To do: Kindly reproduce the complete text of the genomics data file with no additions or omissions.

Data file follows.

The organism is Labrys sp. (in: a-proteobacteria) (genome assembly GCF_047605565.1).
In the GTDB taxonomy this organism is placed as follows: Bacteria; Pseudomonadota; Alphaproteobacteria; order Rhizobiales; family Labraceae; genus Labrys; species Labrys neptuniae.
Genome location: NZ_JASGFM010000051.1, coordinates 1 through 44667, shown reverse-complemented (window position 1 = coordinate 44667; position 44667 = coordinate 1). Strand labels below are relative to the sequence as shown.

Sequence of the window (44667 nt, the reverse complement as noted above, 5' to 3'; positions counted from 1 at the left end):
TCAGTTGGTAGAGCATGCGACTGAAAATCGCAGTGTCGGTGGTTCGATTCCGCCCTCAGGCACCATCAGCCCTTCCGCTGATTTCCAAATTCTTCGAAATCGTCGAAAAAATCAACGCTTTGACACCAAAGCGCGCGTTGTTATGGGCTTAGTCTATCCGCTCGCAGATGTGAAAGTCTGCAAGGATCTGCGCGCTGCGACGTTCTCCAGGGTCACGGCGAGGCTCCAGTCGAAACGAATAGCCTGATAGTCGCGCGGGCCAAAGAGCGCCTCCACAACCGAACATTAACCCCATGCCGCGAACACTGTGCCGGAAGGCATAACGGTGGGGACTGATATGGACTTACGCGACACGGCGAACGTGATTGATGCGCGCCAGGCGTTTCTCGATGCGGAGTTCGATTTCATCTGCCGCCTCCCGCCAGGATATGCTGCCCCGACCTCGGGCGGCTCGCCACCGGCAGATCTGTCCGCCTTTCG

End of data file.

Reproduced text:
The organism is Labrys sp. (in: a-proteobacteria) (genome assembly GCF_047605565.1).
In the GTDB taxonomy this organism is placed as follows: Bacteria; Pseudomonadota; Alphaproteobacteria; order Rhizobiales; family Labraceae; genus Labrys; species Labrys neptuniae.
Genome location: NZ_JASGFM010000051.1, coordinates 1 through 44667, shown reverse-complemented (window position 1 = coordinate 44667; position 44667 = coordinate 1). Strand labels below are relative to the sequence as shown.

Sequence of the window (44667 nt, the reverse complement as noted above, 5' to 3'; positions counted from 1 at the left end):
TCAGTTGGTAGAGCATGCGACTGAAAATCGCAGTGTCGGTGGTTCGATTCCGCCCTCAGGCACCATCAGCCCTTCCGCTGATTTCCAAATTCTTCGAAATCGTCGAAAAAATCAACGCTTTGACACCAAAGCGCGCGTTGTTATGGGCTTAGTCTATCCGCTCGCAGATGTGAAAGTCTGCAAGGATCTGCGCGCTGCGACGTTCTCCAGGGTCACGGCGAGGCTCCAGTCGAAACGAATAGCCTGATAGTCGCGCGGGCCAAAGAGCGCCTCCACAACCGAACATTAACCCCATGCCGCGAACACTGTGCCGGAAGGCATAACGGTGGGGACTGATATGGACTTACGCGACACGGCGAACGTGATTGATGCGCGCCAGGCGTTTCTCGATGCGGAGTTCGATTTCATCTGCCGCCTCCCGCCAGGATATGCTGCCCCGACCTCGGGCGGCTCGCCACCGGCAGATCTGTCCGCCTTTCG